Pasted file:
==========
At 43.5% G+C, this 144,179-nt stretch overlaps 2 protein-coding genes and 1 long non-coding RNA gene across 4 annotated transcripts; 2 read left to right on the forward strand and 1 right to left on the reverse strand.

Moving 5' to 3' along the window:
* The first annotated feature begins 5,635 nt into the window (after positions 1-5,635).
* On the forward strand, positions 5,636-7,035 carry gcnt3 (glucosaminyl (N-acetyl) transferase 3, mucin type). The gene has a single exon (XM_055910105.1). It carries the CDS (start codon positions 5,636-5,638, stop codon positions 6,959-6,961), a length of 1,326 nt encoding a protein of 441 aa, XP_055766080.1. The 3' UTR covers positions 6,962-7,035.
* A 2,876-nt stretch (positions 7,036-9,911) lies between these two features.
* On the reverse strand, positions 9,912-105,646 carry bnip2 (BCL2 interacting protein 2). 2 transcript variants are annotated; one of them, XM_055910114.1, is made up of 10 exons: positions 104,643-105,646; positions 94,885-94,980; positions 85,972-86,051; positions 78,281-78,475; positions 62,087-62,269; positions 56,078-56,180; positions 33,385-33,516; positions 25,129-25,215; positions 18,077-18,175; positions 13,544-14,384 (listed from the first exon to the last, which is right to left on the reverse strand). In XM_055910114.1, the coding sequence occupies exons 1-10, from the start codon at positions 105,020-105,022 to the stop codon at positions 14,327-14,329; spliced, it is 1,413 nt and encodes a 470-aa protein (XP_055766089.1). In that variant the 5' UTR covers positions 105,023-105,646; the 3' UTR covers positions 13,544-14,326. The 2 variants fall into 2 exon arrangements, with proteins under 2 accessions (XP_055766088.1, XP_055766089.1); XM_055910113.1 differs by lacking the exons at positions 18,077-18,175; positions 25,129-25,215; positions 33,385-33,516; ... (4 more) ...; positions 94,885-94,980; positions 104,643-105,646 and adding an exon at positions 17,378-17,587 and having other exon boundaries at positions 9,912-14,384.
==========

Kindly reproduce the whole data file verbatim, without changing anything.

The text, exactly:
At 43.5% G+C, this 144,179-nt stretch overlaps 2 protein-coding genes and 1 long non-coding RNA gene across 4 annotated transcripts; 2 read left to right on the forward strand and 1 right to left on the reverse strand.

Moving 5' to 3' along the window:
* The first annotated feature begins 5,635 nt into the window (after positions 1-5,635).
* On the forward strand, positions 5,636-7,035 carry gcnt3 (glucosaminyl (N-acetyl) transferase 3, mucin type). The gene has a single exon (XM_055910105.1). It carries the CDS (start codon positions 5,636-5,638, stop codon positions 6,959-6,961), a length of 1,326 nt encoding a protein of 441 aa, XP_055766080.1. The 3' UTR covers positions 6,962-7,035.
* A 2,876-nt stretch (positions 7,036-9,911) lies between these two features.
* On the reverse strand, positions 9,912-105,646 carry bnip2 (BCL2 interacting protein 2). 2 transcript variants are annotated; one of them, XM_055910114.1, is made up of 10 exons: positions 104,643-105,646; positions 94,885-94,980; positions 85,972-86,051; positions 78,281-78,475; positions 62,087-62,269; positions 56,078-56,180; positions 33,385-33,516; positions 25,129-25,215; positions 18,077-18,175; positions 13,544-14,384 (listed from the first exon to the last, which is right to left on the reverse strand). In XM_055910114.1, the coding sequence occupies exons 1-10, from the start codon at positions 105,020-105,022 to the stop codon at positions 14,327-14,329; spliced, it is 1,413 nt and encodes a 470-aa protein (XP_055766089.1). In that variant the 5' UTR covers positions 105,023-105,646; the 3' UTR covers positions 13,544-14,326. The 2 variants fall into 2 exon arrangements, with proteins under 2 accessions (XP_055766088.1, XP_055766089.1); XM_055910113.1 differs by lacking the exons at positions 18,077-18,175; positions 25,129-25,215; positions 33,385-33,516; ... (4 more) ...; positions 94,885-94,980; positions 104,643-105,646 and adding an exon at positions 17,378-17,587 and having other exon boundaries at positions 9,912-14,384.